The government’s decision to abandon plans to build five prisons for women and instead focus on addressing female offending by developing residential women’s centres – as set out in the recently published Female Offender Strategy document – is very welcome, so long as sufficient resources are made available. In his foreword to this David Gauke, the Secretary of State for Justice, said: “Offenders are part of our society and we must take steps to understand and address the underlying causes of offending, if we are to improve the lives of victims and support offenders to turn their own lives around.”
Housing female offenders in prison comes at a high price, both financial and human. The average cost of holding one woman in prison is £42,766 per annum according to the Ministry of Justice. The human cost can be gauged from the fact that women prisoners’ self-harming rate is almost five times higher than that of men. Almost 60% of women in custody or supervised in the community have experienced domestic abuse.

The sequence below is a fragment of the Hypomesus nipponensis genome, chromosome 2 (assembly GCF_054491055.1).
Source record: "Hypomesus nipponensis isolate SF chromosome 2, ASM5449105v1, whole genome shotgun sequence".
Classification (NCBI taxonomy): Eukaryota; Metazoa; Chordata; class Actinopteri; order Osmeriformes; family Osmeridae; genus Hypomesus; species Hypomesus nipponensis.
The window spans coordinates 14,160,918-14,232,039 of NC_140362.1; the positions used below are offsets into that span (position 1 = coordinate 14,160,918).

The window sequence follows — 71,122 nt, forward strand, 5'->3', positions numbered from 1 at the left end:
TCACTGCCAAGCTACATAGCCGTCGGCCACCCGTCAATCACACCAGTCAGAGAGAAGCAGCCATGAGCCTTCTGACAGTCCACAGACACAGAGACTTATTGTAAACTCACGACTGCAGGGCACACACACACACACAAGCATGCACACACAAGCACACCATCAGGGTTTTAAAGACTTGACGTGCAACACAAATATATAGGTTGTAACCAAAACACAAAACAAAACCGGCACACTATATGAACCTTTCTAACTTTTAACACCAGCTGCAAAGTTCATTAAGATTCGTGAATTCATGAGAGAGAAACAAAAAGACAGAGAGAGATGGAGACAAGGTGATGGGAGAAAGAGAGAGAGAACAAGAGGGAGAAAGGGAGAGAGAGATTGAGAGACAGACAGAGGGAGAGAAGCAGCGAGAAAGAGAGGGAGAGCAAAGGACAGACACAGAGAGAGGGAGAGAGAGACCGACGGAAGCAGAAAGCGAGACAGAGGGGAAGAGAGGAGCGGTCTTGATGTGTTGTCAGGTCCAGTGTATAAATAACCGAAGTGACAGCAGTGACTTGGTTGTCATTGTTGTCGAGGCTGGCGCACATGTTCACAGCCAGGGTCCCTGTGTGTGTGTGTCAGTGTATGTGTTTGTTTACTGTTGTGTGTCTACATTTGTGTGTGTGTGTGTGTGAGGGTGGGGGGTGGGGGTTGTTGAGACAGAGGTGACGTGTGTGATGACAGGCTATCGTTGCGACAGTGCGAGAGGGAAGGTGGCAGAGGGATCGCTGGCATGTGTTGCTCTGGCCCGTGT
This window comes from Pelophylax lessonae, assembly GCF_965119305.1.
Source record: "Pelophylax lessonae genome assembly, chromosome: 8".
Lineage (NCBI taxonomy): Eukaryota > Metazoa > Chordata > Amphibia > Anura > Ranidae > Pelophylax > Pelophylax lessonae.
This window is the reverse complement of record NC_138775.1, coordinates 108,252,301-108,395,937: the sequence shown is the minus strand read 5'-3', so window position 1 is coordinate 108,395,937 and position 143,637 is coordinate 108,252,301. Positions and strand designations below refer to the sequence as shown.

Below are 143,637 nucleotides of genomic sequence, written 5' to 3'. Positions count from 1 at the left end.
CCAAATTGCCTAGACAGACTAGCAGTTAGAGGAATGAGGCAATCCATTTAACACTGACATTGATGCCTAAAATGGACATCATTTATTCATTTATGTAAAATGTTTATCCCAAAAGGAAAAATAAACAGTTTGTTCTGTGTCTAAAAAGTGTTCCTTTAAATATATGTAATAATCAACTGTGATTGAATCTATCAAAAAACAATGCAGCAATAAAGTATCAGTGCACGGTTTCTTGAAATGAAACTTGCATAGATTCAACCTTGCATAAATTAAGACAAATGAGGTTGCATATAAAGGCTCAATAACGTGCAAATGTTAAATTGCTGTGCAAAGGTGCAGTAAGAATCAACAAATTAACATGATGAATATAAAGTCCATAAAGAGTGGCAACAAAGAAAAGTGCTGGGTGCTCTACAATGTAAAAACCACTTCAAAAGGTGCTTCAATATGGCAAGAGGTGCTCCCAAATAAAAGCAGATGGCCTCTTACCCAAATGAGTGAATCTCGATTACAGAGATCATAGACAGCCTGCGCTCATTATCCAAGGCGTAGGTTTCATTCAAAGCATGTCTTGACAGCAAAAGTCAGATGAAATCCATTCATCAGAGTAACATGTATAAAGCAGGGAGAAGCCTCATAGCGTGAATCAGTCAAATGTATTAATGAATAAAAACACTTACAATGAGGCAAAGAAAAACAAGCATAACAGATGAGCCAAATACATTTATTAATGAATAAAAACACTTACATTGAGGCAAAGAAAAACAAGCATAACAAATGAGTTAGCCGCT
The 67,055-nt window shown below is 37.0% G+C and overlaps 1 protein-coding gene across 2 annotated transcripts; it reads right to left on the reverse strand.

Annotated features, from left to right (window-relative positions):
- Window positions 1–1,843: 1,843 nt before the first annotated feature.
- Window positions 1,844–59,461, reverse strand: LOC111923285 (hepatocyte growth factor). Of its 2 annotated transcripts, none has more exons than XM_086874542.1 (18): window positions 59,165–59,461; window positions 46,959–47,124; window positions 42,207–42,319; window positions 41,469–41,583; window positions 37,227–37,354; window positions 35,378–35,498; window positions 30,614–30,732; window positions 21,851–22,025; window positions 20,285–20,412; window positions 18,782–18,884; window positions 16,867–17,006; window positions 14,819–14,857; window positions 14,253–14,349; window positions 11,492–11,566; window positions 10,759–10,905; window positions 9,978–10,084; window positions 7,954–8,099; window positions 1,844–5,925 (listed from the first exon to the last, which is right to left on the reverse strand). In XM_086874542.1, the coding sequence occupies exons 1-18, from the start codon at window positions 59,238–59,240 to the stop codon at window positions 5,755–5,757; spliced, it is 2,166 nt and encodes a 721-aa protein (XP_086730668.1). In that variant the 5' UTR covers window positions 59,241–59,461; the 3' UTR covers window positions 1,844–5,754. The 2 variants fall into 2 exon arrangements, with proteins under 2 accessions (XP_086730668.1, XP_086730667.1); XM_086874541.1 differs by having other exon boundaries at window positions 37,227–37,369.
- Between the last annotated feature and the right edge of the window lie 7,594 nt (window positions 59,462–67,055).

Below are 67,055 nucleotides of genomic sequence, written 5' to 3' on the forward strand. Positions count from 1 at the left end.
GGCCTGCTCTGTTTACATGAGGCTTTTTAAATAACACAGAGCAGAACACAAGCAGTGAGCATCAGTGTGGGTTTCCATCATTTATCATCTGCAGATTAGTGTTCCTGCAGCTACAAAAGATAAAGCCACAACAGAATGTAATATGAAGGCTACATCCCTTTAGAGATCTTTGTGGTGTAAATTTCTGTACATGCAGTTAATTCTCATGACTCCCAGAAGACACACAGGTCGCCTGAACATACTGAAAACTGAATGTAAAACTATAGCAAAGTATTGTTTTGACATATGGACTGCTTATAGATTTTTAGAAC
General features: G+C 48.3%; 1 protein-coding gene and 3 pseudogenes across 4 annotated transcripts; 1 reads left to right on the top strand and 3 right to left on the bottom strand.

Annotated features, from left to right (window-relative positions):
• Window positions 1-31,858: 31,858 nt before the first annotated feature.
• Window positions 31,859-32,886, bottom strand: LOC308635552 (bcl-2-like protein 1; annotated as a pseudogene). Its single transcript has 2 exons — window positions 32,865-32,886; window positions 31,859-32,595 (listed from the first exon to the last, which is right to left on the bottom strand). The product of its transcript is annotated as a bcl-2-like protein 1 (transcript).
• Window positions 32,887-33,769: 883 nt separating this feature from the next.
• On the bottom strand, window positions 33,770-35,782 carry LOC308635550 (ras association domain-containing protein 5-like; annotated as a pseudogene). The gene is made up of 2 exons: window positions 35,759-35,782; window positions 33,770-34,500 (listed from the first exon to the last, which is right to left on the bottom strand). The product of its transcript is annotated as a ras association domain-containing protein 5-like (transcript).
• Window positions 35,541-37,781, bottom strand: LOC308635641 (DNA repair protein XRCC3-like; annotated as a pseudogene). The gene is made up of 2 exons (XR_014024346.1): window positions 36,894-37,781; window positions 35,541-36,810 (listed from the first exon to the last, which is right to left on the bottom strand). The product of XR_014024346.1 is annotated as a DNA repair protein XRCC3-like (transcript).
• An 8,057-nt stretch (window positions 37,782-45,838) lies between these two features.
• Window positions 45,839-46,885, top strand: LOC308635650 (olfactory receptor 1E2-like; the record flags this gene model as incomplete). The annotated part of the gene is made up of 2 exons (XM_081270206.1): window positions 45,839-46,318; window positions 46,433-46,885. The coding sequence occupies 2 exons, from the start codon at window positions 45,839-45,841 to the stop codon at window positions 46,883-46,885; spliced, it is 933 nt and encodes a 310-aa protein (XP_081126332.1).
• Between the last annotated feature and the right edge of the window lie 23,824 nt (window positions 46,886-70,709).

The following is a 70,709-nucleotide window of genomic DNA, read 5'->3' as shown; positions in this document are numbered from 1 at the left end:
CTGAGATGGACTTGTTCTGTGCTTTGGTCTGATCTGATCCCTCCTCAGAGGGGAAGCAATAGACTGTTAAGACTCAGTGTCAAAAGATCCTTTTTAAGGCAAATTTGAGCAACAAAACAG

The strategy document is a breath of fresh air. It attempts to see the ways that women tend to offend as social and personal problems, a reflection of a chaotic life in which the cycles of poverty and despair endlessly repeat and which need human intervention to help break them. Tackling the reasons why women offend – and most offences are low-key non-violent types – requires joined-up thinking between central and local government, the NHS and welfare services, and Third Sector entities; this kind of multi-agency effort will be tricky to get right but it’s good to see that a start is being made.
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